As new year resolutions kick in, we see more running injuries in clinic. Often these affect the knee, but the hip, ankle, and lower back can also be involved.

Structures in the knee that can develop running injuries

Meniscus Injury

The menisci are two C-shaped pieces of cartilage within the knee joint. Their job is to improve the relationship between the bones that make up the hinge joint. They also provide some shock absorption. Torn menisci can be painful and unpredictable.

Weightbearing while twisting through the knee is the textbook way to injure a meniscus. You might not expect this kind of movement while running, but it might happen when changing direction or avoiding an obstacle. A tear might immediately be felt as a sharp pain, followed by swelling around the knee.

A tear might go along the length of a meniscus, or come in from the side. Longitudinal tears may form a “bucket handle” where the inner part becomes displaced. This can lead to that unpredictable pain as the flap moves around.

Running Injuries and The ITB

The Iliotibial band (ITB) is often blamed unfairly for problems among runners. This often leads to painful foam-rolling in an attempt to loosen the band. However, the ITB is not a muscle- it’s more of a ligament, and ligaments are meant to be tight for support.


The ITB supports the knee, so excessive tightness through the ITB may be in response to a knee problem. It also acts over the hip joint, so problems there can have an effect too. Likewise, this may manifest as a hip problem if the tissues flick over bone. Achiness and feeling or hearing a “pop” from the hip can result.

Tension in the ITB is controlled by a muscle at the top of the band that blends into it: the TFL. If the ITB does need loosening, rolling through the muscle will be more effective than the band itself. The real question is why the TFL tightened in the first place. Let your osteopath know if you have any hip or knee problems alongside this discomfort.

The Quadriceps and knee pain

The quadriceps are the strong muscle group on the front of the thigh, responsible for straightening the knee and bending the hip. If they become tight, they pull on the patella (knee cap). This puts a strain through the joint between the knee cap and the rest of the knee. Excess pressure through the back of the knee cap affects the cartilage, and can lead to osteoarthritis over time.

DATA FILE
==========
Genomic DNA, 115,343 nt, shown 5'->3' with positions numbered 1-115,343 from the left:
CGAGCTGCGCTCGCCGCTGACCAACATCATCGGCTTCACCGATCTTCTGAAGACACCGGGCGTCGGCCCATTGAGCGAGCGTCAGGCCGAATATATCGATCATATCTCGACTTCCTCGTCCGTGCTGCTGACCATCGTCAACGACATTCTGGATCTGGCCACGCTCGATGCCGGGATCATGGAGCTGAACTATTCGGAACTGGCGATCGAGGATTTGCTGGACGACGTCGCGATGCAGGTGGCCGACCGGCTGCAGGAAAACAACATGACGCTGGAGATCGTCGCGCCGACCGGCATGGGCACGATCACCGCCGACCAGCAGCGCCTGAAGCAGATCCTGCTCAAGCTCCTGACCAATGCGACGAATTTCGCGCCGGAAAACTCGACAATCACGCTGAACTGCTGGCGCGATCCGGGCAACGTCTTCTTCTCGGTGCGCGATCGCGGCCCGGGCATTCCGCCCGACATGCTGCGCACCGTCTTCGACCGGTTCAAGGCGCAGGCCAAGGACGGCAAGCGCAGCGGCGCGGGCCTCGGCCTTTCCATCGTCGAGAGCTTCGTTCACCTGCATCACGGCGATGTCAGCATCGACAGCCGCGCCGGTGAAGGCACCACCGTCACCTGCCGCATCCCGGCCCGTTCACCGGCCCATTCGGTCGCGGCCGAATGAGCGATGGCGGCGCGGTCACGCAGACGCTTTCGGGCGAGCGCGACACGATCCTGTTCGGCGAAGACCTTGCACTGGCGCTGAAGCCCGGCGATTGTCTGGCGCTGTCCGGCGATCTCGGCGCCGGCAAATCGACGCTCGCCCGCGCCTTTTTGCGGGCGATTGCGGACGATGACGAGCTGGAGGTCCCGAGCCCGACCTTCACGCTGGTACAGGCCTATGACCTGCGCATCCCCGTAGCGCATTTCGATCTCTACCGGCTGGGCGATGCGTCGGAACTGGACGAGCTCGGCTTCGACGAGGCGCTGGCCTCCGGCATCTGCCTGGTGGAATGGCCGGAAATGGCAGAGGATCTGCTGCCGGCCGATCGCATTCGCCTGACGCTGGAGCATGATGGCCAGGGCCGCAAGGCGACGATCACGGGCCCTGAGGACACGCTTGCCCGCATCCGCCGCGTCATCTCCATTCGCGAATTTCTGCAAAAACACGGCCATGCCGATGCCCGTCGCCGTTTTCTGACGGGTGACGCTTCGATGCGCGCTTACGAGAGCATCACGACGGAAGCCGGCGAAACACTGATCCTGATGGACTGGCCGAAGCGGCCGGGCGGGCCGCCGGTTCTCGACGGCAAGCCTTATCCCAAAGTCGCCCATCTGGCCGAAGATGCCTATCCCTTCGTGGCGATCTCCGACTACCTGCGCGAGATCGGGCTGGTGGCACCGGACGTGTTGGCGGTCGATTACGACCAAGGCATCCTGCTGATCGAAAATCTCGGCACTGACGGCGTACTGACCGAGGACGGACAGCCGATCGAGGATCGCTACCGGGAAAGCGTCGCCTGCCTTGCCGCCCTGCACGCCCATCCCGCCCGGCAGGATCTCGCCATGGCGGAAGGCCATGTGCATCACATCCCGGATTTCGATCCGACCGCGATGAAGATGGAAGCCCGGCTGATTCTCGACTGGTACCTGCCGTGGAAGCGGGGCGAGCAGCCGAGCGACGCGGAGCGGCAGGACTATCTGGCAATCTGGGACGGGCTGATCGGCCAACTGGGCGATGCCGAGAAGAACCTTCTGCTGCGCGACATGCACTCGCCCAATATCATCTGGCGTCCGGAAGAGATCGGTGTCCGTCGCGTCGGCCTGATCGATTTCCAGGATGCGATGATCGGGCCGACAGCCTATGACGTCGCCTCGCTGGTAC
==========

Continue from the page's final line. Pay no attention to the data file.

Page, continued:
Management for tight quads might involve strengthening of the hamstrings and glutes, or relaxing the quads themselves. Foam rolling can be useful here, as the large muscle group can take the pressure and respond quickly. Your osteopath can help identify more subtle factors in the development of this muscle imbalance.

Osteopathy for Running Injuries

It is worth noting that although injuries do develop in runners, overall running does make the body more resilient. Long distance runners have thicker intervertebral discs than non-exercisers. Exercise improves bone density, and is recognised as an important management strategy for osteoporosis. Our aim is to help you manage and prevent your injuries, and get back to exercise.

Treatment for minor running injuries may involve local work to the injury to reduce inflammation and improve circulation. Longer term, the goal is to prevent the injury returning. We aim to do this by looking at how your body functions as a whole: finding any areas that are overworking or underperforming. This holistic approach allows us to identify other pre-symptomatic areas and nip future problems in the bud too.

If you’re suffering from running injuries, or you’ve just started running and want a check-up, book in with us now.